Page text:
Despite demoing the project at the design expo, I was unable to get the levitation audio visualizer to work as originally intended. The original idea for the levitation audio visualizer was to read in audio and change the height of levitating ping pong balls/color of lights to visually display the music. Although I was able to get the audio filtering, multiplexed range finding, individual fan control, and LEDs all working, I was unable to figure out adequate tuning constants required to get the PID control working. For the design Expo, I ended up programming a routine that randomly lifts the ping pong balls up and down (see the below video of it running at the design Expo). Even though I did not accomplish what I set out to, I believe that it is still a visually appealing contraption, and provides the user with an interesting and unique experience. I am currently undecided on whether or not I will continue trying to get it to work as I originally intended.
In it’s current state, the project embodies a minimalistic and tech aesthetic. All of the electronics, wiring, and fans are discretely hidden away inside the enclosure, which makes it’s function feel somewhat mystifying. The smooth action of the ping pong balls traveling in the tube also does a wonderful job of imitating the sensation of physics-defying levitation. For the Expo I set the LEDs to blue, and had them slowly pulsating. I was unable to demonstrate the color changing lights without reading in audio, however, while I had them running without the fans, they did a marvelous job of illuminating the opaque white acrylic. This closely mimics the old school audio visualizers that provided the initial project inspiration. Additionally, this project has elements of generative art and information visualization, which I hope would be conveyed if the balls correctly followed music. I imagine that this thing would look remarkably different, and provide a completely different visual experience, while dancing to classical music rather than heavy metal. If I had been willing to accept that I was going to be unable to figure out the PID tuning in time, I could have programmed in some cool wave patterns with the balls and an interesting color pattern with the LEDs. On this project in general, I feel that I focused too much on trying to convey the aesthetics through the function. I could have definitely put further consideration into the design of the enclosure itself.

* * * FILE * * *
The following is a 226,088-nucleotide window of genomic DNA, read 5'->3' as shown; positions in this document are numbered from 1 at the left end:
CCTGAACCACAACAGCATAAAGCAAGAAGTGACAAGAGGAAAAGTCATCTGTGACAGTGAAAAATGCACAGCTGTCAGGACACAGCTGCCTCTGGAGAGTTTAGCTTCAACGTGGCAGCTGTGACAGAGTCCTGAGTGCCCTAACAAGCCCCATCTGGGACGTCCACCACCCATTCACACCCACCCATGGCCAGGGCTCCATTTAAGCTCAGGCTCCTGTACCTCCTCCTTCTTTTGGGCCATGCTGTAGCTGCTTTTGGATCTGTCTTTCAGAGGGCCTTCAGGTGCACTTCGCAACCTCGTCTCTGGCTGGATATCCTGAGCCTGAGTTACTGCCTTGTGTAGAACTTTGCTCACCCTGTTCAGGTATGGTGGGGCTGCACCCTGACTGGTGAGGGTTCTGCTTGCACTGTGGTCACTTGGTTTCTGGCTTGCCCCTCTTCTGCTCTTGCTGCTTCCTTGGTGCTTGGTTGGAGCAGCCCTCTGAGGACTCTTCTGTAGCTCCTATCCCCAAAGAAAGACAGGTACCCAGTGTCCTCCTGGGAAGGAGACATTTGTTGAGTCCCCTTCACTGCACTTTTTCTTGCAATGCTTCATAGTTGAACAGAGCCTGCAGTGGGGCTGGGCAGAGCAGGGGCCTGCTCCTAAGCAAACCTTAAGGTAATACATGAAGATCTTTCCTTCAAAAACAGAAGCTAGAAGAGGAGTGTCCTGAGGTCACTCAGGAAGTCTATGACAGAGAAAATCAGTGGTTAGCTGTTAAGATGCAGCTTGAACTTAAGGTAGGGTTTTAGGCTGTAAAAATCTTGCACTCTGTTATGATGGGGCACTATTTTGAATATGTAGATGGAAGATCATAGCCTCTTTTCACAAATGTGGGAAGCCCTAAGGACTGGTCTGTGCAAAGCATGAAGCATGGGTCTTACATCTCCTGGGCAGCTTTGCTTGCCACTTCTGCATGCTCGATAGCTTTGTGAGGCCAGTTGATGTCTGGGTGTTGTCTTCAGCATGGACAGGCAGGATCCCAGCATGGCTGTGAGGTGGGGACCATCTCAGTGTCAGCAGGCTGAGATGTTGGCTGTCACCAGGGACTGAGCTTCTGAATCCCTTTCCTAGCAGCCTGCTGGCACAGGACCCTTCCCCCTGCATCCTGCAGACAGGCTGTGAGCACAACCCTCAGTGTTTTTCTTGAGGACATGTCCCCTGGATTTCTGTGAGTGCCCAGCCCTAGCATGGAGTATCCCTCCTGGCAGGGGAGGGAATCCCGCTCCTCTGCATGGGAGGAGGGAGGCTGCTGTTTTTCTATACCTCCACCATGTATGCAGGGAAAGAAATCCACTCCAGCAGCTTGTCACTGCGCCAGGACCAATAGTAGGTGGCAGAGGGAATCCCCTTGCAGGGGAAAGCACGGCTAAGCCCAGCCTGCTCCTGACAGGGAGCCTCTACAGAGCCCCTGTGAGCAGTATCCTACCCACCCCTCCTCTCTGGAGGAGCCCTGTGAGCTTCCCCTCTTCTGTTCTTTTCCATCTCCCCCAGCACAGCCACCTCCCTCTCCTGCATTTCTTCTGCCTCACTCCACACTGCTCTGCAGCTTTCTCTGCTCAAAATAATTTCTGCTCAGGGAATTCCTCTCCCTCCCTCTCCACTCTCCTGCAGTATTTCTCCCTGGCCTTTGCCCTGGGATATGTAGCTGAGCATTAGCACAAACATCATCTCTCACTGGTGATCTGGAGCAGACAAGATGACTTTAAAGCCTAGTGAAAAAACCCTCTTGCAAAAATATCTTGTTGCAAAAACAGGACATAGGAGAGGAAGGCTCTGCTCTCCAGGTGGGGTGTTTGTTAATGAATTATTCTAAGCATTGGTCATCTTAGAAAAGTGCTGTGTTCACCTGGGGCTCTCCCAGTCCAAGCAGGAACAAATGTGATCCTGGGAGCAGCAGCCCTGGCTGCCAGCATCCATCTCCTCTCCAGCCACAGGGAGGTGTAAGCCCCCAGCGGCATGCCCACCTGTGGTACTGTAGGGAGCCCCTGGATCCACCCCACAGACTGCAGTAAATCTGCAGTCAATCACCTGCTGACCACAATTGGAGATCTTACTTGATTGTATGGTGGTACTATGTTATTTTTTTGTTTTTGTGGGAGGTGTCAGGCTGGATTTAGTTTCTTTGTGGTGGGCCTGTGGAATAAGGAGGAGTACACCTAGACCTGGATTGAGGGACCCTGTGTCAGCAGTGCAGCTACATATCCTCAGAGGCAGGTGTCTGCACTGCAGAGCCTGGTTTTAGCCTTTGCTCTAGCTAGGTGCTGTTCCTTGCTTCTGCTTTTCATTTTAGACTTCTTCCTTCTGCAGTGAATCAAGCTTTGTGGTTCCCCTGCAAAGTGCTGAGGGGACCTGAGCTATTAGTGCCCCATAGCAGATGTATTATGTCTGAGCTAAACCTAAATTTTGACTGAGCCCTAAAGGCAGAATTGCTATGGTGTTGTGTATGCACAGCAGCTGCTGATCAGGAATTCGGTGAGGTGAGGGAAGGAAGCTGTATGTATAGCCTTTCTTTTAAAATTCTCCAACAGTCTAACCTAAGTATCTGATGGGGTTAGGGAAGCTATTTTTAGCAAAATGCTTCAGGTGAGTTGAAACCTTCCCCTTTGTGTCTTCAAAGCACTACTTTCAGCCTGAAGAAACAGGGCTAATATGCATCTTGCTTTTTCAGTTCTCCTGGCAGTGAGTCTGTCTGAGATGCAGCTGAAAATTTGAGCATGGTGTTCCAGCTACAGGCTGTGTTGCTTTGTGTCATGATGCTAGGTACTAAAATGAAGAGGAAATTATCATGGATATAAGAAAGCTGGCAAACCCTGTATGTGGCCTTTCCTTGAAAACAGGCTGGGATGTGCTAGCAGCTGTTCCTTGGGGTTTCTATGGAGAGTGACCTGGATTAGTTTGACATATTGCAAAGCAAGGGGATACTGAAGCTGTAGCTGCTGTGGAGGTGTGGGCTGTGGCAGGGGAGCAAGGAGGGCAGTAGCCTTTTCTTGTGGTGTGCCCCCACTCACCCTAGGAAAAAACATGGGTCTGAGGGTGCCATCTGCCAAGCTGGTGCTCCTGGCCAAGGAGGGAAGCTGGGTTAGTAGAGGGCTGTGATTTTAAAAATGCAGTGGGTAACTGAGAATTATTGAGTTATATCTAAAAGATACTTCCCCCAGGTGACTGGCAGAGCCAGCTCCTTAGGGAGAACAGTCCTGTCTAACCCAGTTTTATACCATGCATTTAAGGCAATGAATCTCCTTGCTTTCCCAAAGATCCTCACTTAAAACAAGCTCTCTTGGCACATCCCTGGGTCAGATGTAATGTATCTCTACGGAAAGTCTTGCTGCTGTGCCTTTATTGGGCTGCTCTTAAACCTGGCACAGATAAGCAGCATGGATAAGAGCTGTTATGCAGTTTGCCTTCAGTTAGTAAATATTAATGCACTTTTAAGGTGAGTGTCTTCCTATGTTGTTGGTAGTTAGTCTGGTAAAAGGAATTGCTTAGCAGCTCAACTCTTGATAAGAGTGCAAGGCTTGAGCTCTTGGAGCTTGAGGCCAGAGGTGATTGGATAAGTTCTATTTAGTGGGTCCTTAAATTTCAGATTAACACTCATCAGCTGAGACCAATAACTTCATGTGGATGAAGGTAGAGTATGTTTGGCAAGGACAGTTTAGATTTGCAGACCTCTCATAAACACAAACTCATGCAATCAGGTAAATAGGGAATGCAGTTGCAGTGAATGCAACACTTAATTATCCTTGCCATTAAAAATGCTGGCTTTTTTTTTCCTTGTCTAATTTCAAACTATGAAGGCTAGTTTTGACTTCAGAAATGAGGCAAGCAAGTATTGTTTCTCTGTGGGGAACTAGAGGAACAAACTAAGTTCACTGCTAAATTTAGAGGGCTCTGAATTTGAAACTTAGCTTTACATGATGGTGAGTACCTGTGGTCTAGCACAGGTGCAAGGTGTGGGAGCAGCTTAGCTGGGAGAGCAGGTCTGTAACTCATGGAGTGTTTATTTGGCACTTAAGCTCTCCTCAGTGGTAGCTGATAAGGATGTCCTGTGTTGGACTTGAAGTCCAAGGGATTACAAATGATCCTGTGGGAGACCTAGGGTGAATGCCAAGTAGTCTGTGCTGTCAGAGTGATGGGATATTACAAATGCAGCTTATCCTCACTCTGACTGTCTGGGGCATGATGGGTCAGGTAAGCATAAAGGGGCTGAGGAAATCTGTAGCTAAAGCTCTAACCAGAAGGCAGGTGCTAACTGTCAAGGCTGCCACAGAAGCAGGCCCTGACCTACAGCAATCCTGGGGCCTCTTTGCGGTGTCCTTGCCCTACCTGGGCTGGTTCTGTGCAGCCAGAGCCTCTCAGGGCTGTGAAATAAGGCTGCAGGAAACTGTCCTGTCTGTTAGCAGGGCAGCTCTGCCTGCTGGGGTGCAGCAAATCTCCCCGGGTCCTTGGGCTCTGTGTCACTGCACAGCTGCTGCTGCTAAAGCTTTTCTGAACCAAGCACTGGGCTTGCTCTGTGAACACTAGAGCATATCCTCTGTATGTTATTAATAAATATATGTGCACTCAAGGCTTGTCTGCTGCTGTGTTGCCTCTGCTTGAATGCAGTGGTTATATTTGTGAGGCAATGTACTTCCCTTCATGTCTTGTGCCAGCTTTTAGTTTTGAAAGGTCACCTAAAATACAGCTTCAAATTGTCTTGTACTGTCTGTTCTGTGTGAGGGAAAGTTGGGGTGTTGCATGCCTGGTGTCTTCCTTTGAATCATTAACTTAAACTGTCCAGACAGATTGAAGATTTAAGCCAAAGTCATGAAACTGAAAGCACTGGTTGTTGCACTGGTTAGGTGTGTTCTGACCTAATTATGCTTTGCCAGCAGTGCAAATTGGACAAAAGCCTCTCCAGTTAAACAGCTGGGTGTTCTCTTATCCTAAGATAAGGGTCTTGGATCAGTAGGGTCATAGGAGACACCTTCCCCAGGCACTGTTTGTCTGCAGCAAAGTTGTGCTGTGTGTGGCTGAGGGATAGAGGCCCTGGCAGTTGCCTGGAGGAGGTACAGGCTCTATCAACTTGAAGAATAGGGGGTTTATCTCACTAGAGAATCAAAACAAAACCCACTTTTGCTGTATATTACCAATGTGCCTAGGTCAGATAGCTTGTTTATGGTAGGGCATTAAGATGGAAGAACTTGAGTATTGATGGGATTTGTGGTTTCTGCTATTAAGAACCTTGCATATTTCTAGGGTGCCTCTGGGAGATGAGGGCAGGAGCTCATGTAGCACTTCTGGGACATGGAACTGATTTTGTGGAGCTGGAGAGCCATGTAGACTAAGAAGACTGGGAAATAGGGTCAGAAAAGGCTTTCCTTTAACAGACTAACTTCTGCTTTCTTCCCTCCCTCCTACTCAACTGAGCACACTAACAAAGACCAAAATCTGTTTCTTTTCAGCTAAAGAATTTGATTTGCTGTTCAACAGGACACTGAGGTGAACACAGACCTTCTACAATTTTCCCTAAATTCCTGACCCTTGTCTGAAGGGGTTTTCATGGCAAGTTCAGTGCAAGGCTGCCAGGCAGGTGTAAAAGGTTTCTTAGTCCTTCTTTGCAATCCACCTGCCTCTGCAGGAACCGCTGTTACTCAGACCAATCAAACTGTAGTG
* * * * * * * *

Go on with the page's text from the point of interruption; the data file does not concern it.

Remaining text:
The number one lesson that I learned while working on this project is that it is okay to change your idea when you discover that it is too difficult. I had first envisioned that I would be able to control the height of each ball by just changing the voltage applied to each fan. After some prototyping, I found out that the ball would either not lift, or would lift all the way to the top. At this point I figured out that I would need to use feedback to get the balls to be suspended in the tube. I was so excited about turning my idea into reality, that I wasn’t ready to accept that the additional required work/difficulty was not feasible to do in the given time. Along with this, I also learned the importance of prototyping. I was able to figure out that IR sensors were not going to work early on, and was able to switch to ultra sonic range finders.